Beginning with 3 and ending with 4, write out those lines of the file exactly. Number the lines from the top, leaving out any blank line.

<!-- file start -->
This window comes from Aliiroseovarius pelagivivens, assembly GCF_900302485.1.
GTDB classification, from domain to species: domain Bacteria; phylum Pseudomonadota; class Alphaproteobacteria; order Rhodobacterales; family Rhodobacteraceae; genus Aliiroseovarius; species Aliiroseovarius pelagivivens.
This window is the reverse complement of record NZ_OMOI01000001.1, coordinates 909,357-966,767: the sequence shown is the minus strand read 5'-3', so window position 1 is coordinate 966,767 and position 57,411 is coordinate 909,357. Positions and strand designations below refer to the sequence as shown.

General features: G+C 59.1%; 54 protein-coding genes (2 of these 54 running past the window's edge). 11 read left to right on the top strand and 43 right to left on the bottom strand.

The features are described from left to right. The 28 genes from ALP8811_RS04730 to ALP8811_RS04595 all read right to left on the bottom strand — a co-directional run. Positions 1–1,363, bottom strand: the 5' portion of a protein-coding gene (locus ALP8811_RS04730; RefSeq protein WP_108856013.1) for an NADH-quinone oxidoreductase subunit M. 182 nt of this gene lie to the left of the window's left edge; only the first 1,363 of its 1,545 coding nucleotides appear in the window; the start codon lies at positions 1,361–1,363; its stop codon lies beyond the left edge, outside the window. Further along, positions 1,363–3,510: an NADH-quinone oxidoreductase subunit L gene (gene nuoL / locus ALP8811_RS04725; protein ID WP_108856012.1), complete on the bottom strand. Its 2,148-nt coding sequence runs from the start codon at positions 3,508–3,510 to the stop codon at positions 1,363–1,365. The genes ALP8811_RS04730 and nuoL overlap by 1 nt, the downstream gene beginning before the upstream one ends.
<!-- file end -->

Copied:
This window is the reverse complement of record NZ_OMOI01000001.1, coordinates 909,357-966,767: the sequence shown is the minus strand read 5'-3', so window position 1 is coordinate 966,767 and position 57,411 is coordinate 909,357. Positions and strand designations below refer to the sequence as shown.

General features: G+C 59.1%; 54 protein-coding genes (2 of these 54 running past the window's edge). 11 read left to right on the top strand and 43 right to left on the bottom strand.